Talk:Automotive battery

From Wikipedia, the free encyclopedia
Jump to navigation Jump to search

little dusting of the deep cycle battery[edit]

Could any of your battery-geniuses maybe do a little dusting of the deep cycle battery -article? I'm really just starting to learn about energy-storage like this, and felt I should flag some folks over to beef up another energy-article. Koyae (talk) 15:13, 11 November 2009 (UTC)

"Charging" section mentions "gassing"[edit]

The "Charging" section mentions "gassing"-- I think this term should be defined in context or linked to an explanation. I assume it refers to the production of hydrogen gas discussed under the "exploding batteries" section, but I am not 100% sure. Dr. Queso, too lazy to log in. —Preceding unsigned comment added by (talk) 19:48, 3 August 2010 (UTC)

This article should mention non Lead Acid batteries[edit]

Some cars (I believe Porsche sells one) use Li Ion or some other form of battery because of the weight of the batteries. Other non lead acid batteries should be mentioned as cars will use alternatives more as the prices come down. It can save gas and take off a few pounds (which super cars love doing). Also mention automotive batteries used as a way to move the vehicle such as an EV or hybrid like the Prius. (talk) 19:27, 21 April 2012 (UTC)

  • Over 99% of cars on the road use lead-acid batteries, so I see no reason to promote exceptions. I suggest referring (or creating) a separate article on alternatives to lead-acid types, or alternative uses such as EV or hybrids. This article is general in nature and focuses on the typical applications (and some hazards) of using lead-acid batteries. This article isn't intended to discuss the pros and cons of alternative battery types for automotive applications. Other articles may be referenced.-- (talk) 23:55, 23 April 2012 (UTC)
  • I've suggested a merge due to this comment gringer (talk) 12:25, 9 July 2013 (UTC)

Reversion history[edit]

Hi all,

A little explanation about what happened here. I worked on the article trying to fix the English, etc... but a few hours later, User:DV8 2XL reverted my edits. I disagreed with his/her accession and saw on the talk page that there was a flag of vandalism by User:Tisquantum, and so I requested help and a second opinion from what I thought was an admin.

Well, it looks like the one I thought was an admin (User:Tisquantum) may be a vandal, and the one I thought was a vandal (User:DV8 2XL) was an honest user.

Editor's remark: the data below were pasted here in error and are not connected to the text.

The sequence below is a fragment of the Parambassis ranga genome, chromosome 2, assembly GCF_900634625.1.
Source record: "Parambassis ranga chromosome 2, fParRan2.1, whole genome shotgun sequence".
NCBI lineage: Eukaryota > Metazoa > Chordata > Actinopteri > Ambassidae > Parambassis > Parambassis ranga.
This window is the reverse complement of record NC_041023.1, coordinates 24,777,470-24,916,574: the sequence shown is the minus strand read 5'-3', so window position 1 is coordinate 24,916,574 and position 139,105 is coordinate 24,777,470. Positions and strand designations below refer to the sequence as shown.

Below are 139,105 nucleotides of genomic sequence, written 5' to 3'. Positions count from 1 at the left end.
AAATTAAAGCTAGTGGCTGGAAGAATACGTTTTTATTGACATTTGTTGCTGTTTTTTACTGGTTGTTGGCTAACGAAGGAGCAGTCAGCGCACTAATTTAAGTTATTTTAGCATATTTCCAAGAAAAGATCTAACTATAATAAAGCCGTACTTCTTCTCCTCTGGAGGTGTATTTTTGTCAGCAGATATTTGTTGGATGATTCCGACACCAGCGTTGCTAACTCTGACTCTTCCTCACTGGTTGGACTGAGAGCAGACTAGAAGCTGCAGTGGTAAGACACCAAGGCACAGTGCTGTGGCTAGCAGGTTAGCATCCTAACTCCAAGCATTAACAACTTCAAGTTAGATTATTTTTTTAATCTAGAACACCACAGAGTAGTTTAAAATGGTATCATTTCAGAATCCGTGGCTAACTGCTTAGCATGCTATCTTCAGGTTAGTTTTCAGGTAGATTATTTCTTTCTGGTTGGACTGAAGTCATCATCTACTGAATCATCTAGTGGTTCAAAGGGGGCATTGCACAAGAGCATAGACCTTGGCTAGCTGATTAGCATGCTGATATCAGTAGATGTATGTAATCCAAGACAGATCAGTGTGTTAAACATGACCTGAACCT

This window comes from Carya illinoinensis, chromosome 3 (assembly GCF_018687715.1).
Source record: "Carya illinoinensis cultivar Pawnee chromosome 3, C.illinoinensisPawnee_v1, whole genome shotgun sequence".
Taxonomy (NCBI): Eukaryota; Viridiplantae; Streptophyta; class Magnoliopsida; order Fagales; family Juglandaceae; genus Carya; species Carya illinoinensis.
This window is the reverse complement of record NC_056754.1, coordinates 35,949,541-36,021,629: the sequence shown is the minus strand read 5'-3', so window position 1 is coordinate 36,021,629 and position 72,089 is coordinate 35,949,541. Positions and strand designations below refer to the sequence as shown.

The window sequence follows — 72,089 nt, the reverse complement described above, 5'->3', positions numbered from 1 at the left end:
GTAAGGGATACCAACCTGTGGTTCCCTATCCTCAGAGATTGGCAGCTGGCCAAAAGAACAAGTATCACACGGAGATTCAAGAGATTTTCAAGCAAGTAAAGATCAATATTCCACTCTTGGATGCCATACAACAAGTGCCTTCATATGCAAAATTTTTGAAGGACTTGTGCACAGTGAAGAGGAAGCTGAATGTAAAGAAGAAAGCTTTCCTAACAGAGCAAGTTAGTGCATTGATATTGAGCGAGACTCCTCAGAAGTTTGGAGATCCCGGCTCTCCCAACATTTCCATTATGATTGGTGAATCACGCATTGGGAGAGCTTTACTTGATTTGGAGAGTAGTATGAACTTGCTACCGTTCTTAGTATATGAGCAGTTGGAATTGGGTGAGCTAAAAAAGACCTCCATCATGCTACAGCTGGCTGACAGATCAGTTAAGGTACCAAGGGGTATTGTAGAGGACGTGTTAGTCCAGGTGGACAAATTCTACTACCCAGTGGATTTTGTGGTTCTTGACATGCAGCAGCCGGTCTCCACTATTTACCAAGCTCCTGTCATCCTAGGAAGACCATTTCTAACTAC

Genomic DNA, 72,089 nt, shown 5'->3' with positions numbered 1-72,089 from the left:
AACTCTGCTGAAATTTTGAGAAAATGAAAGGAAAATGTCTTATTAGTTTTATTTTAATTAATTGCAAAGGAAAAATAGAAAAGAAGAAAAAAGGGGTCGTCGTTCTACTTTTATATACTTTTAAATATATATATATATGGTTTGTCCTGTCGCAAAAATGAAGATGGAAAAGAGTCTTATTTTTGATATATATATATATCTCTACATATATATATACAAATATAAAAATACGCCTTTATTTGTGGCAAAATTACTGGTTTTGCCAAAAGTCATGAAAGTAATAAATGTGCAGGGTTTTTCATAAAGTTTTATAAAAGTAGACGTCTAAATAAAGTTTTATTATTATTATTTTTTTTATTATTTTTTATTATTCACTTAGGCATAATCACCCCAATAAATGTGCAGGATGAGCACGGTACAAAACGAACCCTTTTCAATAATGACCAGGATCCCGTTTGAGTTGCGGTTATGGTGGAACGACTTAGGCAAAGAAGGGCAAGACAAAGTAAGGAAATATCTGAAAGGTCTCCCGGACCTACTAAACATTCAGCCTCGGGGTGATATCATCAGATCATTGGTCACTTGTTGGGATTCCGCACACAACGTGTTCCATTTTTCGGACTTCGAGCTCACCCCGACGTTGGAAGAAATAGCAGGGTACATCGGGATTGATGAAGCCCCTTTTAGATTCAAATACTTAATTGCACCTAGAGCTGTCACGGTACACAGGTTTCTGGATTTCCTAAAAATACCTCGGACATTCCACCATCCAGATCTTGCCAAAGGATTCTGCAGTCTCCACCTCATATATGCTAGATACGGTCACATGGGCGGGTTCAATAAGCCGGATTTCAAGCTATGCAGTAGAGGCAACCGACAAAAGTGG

I apologize for my mistake. I still think the revert by User:DV8 2XL lowered the quality of the article, but I now believe they were made in good faith. I reverted everything that happened; but I still plan to work again on fixing this article :)

Tony Bruguier 03:37, 31 January 2006 (UTC)

I'm the one that should apologize Tony, I made the revert in haste without looking closely, I hope we can work together to get this article in shape. I am responsible for the "terms used for automobile battery power ratings" section as an anon (from work) so I do have some stake the the page. Again sorry I reverted back to your last version ( with a few small changes)--DV8 2XL 09:35, 31 January 2006 (UTC)

Explosion risks[edit]

Not that long ago I had my car battery explode, lead acid variety - turns out it was a wet cell and ran out of water. Could a note be added to this page about that? I would just think that an anon edit about exploding batteries would be considered vandalism. -- 03:16, 15 July 2006 (UTC)

Huh? Most car batteries are sealed. They shouldn't need to be watered. As an aside, I've learned through renewable energy magazine that if you DO have a wet and open battery, you should use a hydrometer to check water levels every day, and HydroCaps (or some other brand) can lower the need to water substantially (according to Richard Perez of Home Power magazine, who tested them on his marine batteries for several months). Usually, car batteries explode because someone (hmmm) hooked the leads up backwards while, say, jumping a car with another battery. Putting a wrench across the leads can do it too : )